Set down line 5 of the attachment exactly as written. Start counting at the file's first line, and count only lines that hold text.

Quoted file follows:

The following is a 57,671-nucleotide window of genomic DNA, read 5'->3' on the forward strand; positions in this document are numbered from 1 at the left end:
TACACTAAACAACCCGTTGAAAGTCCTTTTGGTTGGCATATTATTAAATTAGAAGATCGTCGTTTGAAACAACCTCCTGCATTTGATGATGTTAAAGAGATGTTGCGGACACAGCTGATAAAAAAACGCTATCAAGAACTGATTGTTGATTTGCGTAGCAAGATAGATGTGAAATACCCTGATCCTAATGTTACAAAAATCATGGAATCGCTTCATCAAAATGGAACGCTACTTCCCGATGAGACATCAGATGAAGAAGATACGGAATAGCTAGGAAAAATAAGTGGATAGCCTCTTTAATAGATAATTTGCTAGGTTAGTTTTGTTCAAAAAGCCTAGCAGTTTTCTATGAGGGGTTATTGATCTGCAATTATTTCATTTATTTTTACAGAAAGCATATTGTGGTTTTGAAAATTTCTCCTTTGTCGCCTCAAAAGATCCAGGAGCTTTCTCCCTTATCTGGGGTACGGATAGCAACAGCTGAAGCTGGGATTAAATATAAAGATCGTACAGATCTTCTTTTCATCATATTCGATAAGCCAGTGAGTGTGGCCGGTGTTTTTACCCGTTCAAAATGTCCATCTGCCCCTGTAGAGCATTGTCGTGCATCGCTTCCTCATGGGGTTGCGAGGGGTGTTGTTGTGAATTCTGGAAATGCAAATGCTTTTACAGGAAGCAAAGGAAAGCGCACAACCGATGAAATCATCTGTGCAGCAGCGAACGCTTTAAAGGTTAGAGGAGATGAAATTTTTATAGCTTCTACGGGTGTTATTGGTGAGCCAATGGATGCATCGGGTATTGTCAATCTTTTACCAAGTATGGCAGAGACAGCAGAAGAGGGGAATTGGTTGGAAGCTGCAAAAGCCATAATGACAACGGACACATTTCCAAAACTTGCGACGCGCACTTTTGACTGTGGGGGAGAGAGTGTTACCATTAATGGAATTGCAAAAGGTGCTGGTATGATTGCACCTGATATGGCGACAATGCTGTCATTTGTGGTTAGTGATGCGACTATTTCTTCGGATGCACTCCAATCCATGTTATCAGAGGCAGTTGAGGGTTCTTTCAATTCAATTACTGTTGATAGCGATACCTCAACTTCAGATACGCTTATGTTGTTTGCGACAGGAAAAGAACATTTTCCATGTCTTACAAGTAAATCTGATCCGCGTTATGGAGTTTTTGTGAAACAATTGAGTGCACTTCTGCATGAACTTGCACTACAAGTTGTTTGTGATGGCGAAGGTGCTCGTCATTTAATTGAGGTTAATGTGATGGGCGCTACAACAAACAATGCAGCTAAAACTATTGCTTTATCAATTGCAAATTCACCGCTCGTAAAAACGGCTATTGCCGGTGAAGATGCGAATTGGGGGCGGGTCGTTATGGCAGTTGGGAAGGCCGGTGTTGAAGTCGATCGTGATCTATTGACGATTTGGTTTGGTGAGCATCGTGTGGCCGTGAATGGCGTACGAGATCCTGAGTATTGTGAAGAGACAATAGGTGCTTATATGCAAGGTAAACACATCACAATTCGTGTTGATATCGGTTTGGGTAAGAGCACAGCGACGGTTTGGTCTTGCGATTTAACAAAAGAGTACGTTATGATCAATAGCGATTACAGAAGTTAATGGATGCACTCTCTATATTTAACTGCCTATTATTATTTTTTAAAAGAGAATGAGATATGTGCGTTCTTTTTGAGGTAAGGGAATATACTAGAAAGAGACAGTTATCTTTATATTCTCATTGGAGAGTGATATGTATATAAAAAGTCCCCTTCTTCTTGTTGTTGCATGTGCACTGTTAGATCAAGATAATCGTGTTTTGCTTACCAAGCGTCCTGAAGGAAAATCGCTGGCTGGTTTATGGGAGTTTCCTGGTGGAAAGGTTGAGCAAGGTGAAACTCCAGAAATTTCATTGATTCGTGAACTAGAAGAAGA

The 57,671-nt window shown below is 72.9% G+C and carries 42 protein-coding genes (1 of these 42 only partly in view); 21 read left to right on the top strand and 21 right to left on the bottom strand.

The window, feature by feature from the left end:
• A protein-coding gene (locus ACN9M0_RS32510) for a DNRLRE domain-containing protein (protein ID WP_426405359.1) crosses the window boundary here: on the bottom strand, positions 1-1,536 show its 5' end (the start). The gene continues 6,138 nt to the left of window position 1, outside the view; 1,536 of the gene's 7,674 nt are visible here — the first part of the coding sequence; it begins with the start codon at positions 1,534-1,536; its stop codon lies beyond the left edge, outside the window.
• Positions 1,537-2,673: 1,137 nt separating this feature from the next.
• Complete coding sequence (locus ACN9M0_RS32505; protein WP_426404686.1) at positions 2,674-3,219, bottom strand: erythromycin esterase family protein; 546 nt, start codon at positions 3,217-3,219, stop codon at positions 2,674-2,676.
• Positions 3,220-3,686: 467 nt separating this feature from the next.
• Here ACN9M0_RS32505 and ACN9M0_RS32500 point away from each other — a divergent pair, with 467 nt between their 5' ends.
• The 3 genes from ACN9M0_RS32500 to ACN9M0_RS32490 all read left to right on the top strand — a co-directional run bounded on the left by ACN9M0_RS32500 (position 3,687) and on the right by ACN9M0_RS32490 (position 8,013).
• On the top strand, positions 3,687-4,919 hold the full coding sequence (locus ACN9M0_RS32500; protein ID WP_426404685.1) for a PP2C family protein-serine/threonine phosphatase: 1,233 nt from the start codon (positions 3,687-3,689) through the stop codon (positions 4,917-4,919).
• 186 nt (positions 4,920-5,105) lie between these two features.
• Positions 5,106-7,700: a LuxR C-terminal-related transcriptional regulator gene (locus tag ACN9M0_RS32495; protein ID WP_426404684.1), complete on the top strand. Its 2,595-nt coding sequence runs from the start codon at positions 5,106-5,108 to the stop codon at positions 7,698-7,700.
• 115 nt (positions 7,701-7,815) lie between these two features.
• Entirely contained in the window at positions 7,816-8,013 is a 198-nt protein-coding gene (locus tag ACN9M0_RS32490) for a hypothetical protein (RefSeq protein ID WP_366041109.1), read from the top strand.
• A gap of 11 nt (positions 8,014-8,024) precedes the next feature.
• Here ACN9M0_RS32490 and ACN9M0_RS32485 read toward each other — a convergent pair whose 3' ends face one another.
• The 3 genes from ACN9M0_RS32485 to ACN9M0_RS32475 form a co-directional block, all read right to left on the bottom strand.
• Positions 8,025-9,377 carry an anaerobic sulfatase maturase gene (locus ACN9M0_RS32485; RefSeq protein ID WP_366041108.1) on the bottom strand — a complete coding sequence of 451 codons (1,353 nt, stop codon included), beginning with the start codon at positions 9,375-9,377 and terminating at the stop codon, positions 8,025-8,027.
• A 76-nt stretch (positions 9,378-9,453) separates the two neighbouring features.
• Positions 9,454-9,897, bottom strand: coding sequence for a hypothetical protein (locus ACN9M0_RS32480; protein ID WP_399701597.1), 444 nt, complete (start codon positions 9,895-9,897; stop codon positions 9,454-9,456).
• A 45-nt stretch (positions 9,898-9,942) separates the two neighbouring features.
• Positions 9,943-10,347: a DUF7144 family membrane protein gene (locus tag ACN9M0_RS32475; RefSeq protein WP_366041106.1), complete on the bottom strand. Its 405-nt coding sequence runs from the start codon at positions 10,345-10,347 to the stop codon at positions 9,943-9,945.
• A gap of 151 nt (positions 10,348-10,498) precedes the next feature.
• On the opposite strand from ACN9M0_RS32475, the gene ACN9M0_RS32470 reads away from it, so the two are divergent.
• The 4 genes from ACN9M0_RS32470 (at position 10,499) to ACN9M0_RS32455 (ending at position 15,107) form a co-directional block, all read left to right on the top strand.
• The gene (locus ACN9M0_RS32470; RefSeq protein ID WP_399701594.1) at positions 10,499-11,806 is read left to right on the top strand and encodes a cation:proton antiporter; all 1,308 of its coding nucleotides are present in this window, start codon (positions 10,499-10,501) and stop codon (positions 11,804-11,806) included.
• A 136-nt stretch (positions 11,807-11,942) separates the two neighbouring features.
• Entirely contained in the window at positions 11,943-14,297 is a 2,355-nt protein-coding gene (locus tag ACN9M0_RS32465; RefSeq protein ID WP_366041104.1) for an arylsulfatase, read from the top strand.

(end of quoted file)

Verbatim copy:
• A protein-coding gene (locus ACN9M0_RS32510) for a DNRLRE domain-containing protein (protein ID WP_426405359.1) crosses the window boundary here: on the bottom strand, positions 1-1,536 show its 5' end (the start). The gene continues 6,138 nt to the left of window position 1, outside the view; 1,536 of the gene's 7,674 nt are visible here — the first part of the coding sequence; it begins with the start codon at positions 1,534-1,536; its stop codon lies beyond the left edge, outside the window.